Protecting Wool from Moths
We fiber addicts are very concerned about how to prevent moth damage to wool. Most of us have lovingly prepared fiber waiting to spin and irresistible yarn collected in a stash for an upcoming project. We keenly feel anxiety that this valuable wool yarn and fiber is vulnerable to those treacherous clothes moths. But our options for truly protecting our wool have shrunk because of the poisonous nature of the time-honored moth ball.
Moth balls are very effective at repelling moths in clothing. Our grandmothers used them freely and sometimes that unique fragrance triggers loving memories, but we know now that even the odor is toxic! Naphthalene, the chemical historically used in moth balls, is a solid white substance with a strong smell. The solid gradually breaks down into a gas. How naphthalene actually kills insects is not completely understood, but scientists do know that when the gas is inhaled, the chemicals react with our red blood cells, changing them so that they can no longer carry oxygen. Severe exposure to the poison will simply kill the red blood cells. Cancer studies with animals have also suggested that naphthalene can cause cancer and the EPA has classified the substance as a possible human carcinogenic. Naphthalene was initially registered for use as a pesticide in 1948 but, while still available and quite effective, very few people are willing to use mothballs these days.
Paradichlorobenzene is a second strong smelling chemical often found in moth repellents. Like naphthalene, it is a solid white substance that breaks down into other compounds in the human body. It is dispersed in the blood and fat cells, found in breast milk and excreted in urine. Also like naphthalene, it is harmful to cells and organs, particularly the liver.
Thankfully there are alternative methods to protect our precious fiber. But the regrettable truth is that these are simply not as effective as the poison. I guess that makes sense, but our health is the trade-off. Here are our alternative choices for controlling moths and these are largely based on an understanding of moth behavior.
#1 - Plastic bags or boxes that are tightly sealed. Begin with a clean container and then seal out the insects. This is actually the most reliable method of preventing an infestation. Woolen yarn and prepared fiber, such as batts and roving, can easily be stored in tight-fitting plastic storage tubs. Plastic bags tied at the neck and then sealed with tape is another choice. Hand-knit woolen garments and accessories can also be stored in these boxes or sealed in plastic garment bags.
#2 - Herbal Sachets. Various herbs have historically been used to help repel moths in wool. The effect is unfortunately much less than using the poison. There is not enough scientific evidence to prove these herbal potions are effective, but the historical precedent urges us to use them anyway. Apparently, the female moth uses an olfactory sense to find an appropriate spot to lay her eggs. Strong scents can disturb this process. Many of the traditional moth herbs are in the artemisia family; southernwood, sweet annie, wormwood and tarragon. Cedar and lavender are also effective and smell lovely. Other herbs such as lemon verbena, french marigold, coriander, pyrethrum, and pennyroyal are also useful in a moth sachet. Just combine any of these herbs in a loosely woven bag and place with your stash of wool and yarn. I've used herbal sachets with my woolens for many years and have successfully kept the moths at bay. I'm happy to share directions and some of my recipes for creating an herbal moth sachet in an upcoming article. Watch for it.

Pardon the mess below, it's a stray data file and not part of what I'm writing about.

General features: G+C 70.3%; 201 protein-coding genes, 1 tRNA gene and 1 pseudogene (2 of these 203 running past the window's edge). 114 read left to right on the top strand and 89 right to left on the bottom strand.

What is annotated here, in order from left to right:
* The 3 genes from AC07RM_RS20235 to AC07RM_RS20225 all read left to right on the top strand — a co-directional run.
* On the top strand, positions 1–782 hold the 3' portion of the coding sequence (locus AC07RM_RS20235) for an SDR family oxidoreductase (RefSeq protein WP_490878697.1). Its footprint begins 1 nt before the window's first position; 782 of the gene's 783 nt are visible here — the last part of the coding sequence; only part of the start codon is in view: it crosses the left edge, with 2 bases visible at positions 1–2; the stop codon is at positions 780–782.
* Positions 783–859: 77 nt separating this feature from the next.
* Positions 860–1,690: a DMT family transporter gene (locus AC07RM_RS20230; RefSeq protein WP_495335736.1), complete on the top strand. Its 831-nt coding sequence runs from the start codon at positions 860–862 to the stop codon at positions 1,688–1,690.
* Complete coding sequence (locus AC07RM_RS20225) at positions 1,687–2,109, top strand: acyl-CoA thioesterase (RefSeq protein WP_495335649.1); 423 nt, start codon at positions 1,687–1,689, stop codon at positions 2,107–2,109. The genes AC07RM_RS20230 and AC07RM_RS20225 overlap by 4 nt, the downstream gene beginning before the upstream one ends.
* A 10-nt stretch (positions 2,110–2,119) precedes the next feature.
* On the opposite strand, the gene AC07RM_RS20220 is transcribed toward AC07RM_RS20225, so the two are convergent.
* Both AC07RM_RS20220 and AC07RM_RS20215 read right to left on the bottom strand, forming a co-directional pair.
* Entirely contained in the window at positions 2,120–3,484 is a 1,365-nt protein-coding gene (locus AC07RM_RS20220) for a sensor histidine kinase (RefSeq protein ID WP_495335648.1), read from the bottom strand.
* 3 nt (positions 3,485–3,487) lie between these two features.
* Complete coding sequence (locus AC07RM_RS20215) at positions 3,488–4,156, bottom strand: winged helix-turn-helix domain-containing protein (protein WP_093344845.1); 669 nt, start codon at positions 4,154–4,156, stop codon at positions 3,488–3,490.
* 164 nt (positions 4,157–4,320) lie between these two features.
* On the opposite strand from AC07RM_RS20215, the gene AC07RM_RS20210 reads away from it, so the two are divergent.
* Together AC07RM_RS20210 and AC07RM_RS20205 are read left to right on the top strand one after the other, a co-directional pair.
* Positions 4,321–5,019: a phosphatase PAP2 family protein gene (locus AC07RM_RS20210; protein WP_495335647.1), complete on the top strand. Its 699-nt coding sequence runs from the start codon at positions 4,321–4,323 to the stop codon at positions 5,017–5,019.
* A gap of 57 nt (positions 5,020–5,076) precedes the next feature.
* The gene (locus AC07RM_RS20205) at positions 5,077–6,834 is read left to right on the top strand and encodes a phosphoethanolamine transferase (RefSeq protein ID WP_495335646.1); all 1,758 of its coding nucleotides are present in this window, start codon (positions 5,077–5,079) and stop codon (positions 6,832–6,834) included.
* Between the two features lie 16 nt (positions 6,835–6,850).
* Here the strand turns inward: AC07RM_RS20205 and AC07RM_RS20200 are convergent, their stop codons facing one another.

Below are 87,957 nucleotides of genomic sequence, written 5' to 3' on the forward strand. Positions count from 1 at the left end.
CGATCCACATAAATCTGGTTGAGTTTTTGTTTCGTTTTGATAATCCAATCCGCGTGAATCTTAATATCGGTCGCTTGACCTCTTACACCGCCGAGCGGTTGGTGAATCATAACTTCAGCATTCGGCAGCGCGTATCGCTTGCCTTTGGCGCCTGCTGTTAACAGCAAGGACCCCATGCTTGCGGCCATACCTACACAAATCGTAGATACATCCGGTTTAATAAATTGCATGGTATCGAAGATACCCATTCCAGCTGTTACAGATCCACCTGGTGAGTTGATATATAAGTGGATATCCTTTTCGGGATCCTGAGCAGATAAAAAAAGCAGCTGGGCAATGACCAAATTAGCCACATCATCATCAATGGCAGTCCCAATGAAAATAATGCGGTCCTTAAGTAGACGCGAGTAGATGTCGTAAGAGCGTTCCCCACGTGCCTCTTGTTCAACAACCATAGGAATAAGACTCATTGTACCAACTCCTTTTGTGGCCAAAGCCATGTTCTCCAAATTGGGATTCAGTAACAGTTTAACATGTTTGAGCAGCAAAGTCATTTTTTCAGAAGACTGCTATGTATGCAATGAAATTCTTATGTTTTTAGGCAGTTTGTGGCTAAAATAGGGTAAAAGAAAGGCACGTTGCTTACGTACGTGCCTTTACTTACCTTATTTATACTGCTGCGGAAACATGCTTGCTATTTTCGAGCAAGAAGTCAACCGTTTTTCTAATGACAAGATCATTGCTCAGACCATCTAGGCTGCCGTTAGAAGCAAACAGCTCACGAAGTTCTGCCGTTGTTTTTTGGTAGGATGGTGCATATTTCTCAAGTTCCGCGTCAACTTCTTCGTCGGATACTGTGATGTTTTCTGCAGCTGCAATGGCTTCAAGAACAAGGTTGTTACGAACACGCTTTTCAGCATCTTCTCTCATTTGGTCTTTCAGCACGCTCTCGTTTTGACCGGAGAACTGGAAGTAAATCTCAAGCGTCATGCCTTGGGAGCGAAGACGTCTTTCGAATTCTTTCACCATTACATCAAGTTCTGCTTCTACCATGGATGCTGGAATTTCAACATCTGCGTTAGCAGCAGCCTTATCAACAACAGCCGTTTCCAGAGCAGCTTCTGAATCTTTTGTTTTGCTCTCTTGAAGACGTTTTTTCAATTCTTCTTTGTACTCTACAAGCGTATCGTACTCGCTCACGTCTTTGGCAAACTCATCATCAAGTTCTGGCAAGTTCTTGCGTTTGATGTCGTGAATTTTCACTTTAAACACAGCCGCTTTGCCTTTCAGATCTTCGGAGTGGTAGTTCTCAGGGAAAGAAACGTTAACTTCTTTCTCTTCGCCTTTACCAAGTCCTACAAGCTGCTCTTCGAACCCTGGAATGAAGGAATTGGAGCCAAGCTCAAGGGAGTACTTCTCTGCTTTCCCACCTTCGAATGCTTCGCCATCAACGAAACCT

#3 - Another alternative to moth balls is to practice good housekeeping. I know it is a pain in the neck, but preventing the clothes moth from getting to your fiber is much easier than dealing with an infestation later on. Adult moths are not strong flyers and they hate bright light, so don't create prime habitat by keeping piles of wool and yarn in a dark corner or on a high shelf in a seldom-used closet. Stir around in your stash regularly and admire all your pretty yarns. Reorganize and fluff the piles, move things around. This will disturb any moths and hopefully you'll get a heads-up before the situation gets out of hand. Woolen clothing (and by extension our woolen stash) that is in constant use is far less likely to be damaged since any infestation can be detected and dealt with.
If you discover moths in your stash, brush the insects off the fabric or yarn and then freeze the article by placing it in a plastic bag in the freezer. Hold it at 18 degrees or colder for several days, bring it back into warmth and then freeze it again. The shock of the two extremes will help kill any eggs that may be left on the article. Infested drawers and closets should be completely emptied then cleaned thoroughly with regular household cleaner.
While the moths certainly eat clean woolen fiber, they are even more attracted to the other organics associated with the fiber such as lanolin, oils, dirt and sweat. Don't store prepared fiber and yarn in the same area as raw wool fleece and always wash or otherwise clean woolen garments and blankets before storing.
#4 - Finally, use your stash. I know it is hard to resist buying more wool, but a very large stash is simply a potential source of infestation. If your stash is so large that you find it hard to inspect everything you simply need to quit accumulating and start crafting!